We All Are Disabled
On the relationship between disabled and non-disabled people.
April Holmes is a paralympic athlete and world 100-meter champion in the category of lower-limb amputees.
In 2001, she had a horrific accident while taking a train from New York to Philadelphia: The train car doors were shut before she could get on board. She fell from the platform and one of her legs got trapped under the train. She had to be amputated.
I read about April Holmes’ story a few days ago in Hemispheres, United’s in-flight magazine. Incidentally, it’s sometimes beneficial to not be allowed to use electronic devices during takeoff and landing.
In this interview, April Holmes says the most beautiful thing on disability, a subject that I am extremely sensitive to: “We all have limitations. The difference is most people don’t have their limitations broadcast to the world.”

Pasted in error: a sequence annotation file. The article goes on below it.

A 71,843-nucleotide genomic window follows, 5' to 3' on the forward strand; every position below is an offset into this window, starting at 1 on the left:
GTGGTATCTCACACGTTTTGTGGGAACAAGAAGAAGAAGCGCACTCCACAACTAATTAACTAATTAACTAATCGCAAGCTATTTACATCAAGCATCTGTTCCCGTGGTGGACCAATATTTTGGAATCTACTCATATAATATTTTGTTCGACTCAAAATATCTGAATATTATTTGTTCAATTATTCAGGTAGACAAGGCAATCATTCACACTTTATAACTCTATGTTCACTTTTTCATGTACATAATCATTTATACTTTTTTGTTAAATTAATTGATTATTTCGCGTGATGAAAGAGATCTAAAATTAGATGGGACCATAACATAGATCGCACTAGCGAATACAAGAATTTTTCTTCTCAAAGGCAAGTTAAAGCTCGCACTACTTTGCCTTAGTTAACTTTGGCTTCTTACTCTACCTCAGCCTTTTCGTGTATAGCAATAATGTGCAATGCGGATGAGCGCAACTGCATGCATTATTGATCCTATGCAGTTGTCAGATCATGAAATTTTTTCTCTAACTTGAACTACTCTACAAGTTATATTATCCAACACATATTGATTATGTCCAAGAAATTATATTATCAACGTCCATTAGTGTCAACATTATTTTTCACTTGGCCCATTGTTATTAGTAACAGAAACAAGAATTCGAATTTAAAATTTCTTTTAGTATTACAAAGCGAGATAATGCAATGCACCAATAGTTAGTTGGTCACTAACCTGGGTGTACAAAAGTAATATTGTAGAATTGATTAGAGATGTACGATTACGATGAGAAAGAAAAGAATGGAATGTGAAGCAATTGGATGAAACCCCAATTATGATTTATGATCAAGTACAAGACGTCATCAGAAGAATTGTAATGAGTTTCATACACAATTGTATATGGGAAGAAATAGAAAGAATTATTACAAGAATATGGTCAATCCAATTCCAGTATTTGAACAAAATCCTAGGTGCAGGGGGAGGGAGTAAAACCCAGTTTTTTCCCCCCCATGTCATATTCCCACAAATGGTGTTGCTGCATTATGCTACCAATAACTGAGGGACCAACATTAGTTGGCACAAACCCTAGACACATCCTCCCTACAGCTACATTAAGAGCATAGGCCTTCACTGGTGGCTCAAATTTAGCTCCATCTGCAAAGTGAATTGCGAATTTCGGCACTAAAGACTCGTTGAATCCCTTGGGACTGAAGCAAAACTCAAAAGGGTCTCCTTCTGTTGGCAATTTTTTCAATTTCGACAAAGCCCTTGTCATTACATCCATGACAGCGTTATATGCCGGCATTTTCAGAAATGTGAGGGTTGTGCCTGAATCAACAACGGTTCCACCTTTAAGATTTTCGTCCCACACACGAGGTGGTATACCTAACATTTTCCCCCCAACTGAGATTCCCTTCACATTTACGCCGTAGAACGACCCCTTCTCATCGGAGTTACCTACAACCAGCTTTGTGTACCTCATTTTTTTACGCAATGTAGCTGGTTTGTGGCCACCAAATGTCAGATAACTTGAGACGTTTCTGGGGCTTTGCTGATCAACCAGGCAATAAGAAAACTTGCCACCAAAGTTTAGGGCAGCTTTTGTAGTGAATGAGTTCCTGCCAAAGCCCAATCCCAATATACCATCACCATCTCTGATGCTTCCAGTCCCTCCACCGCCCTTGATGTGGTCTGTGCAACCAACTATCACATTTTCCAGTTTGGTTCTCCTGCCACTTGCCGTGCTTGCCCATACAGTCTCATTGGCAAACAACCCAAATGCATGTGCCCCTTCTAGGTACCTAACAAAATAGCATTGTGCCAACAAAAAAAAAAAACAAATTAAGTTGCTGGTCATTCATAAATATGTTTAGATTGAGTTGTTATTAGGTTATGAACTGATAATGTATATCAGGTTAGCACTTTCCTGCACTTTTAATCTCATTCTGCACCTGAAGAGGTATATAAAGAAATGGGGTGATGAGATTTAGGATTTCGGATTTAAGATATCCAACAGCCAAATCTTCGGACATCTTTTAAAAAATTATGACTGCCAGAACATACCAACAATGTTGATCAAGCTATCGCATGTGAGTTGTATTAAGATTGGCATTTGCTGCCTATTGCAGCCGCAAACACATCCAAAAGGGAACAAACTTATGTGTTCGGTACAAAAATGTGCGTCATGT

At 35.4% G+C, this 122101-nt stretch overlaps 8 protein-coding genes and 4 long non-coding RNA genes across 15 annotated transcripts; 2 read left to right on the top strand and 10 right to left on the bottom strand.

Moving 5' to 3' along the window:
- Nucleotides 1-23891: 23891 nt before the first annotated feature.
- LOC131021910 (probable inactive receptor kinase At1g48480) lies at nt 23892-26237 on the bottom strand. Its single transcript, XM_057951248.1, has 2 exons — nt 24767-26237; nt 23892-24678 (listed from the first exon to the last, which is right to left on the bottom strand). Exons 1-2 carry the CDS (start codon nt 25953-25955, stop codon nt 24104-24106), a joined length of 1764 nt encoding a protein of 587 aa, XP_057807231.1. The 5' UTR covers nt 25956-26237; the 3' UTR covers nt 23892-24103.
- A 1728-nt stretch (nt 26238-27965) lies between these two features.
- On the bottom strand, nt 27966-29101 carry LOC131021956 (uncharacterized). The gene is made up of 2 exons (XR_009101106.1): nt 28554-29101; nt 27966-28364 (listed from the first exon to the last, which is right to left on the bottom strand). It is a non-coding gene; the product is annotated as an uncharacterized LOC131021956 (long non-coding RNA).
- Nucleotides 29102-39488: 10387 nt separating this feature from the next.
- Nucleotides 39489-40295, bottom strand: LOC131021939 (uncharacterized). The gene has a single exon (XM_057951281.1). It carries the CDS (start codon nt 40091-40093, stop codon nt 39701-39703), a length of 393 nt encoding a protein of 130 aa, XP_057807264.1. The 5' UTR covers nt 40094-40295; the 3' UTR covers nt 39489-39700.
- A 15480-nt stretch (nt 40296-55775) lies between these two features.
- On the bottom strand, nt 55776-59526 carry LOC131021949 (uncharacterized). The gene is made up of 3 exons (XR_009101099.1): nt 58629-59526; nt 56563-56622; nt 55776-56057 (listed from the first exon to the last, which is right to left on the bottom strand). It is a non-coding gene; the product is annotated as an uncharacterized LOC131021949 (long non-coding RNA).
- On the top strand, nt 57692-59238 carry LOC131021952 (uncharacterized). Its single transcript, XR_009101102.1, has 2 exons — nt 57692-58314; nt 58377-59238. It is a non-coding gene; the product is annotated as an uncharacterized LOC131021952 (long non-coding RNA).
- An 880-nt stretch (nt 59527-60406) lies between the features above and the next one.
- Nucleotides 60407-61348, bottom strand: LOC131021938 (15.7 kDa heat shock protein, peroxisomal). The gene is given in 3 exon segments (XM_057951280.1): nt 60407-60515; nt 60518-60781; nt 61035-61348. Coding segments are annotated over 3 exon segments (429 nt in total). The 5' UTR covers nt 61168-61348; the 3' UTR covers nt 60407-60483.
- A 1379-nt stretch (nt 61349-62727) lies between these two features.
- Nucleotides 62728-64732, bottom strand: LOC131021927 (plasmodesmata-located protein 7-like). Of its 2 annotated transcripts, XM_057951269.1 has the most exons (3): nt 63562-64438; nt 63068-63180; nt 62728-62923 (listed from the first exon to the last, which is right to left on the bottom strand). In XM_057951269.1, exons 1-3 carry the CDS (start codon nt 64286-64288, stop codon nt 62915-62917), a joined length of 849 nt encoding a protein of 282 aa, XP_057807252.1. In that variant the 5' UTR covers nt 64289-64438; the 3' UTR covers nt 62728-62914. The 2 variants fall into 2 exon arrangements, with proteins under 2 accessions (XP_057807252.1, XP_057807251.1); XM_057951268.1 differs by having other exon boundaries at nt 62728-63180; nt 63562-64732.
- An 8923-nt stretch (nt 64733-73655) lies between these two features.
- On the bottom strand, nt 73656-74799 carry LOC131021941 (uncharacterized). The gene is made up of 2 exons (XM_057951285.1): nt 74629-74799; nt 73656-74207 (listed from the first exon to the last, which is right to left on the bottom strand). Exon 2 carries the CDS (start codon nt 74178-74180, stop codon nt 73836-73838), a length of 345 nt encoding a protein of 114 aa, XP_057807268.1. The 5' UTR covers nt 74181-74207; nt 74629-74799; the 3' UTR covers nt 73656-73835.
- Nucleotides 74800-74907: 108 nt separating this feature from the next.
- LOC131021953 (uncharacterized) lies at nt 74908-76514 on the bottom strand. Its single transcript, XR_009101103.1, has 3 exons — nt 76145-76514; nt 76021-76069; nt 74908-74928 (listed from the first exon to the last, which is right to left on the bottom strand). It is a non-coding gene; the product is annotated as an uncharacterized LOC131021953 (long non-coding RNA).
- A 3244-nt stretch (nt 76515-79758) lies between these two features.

There is no perfect human being. Each of us has intellectual, mental and/or physical weaknesses. That is why the way we look at people with disabilities should be focused on the uniqueness of the human condition rather than their differences towards us.
Even if driven by the best intentions, pity often goes hand in hand with an unconscious feeling of superiority that should not exist. Certainly, we have the immeasurable chance to be able to hide our shortcomings. But that’s no reason for us to believe that we have none. Believing so would be deceiving ourselves and thereby diminishing our supposed potency.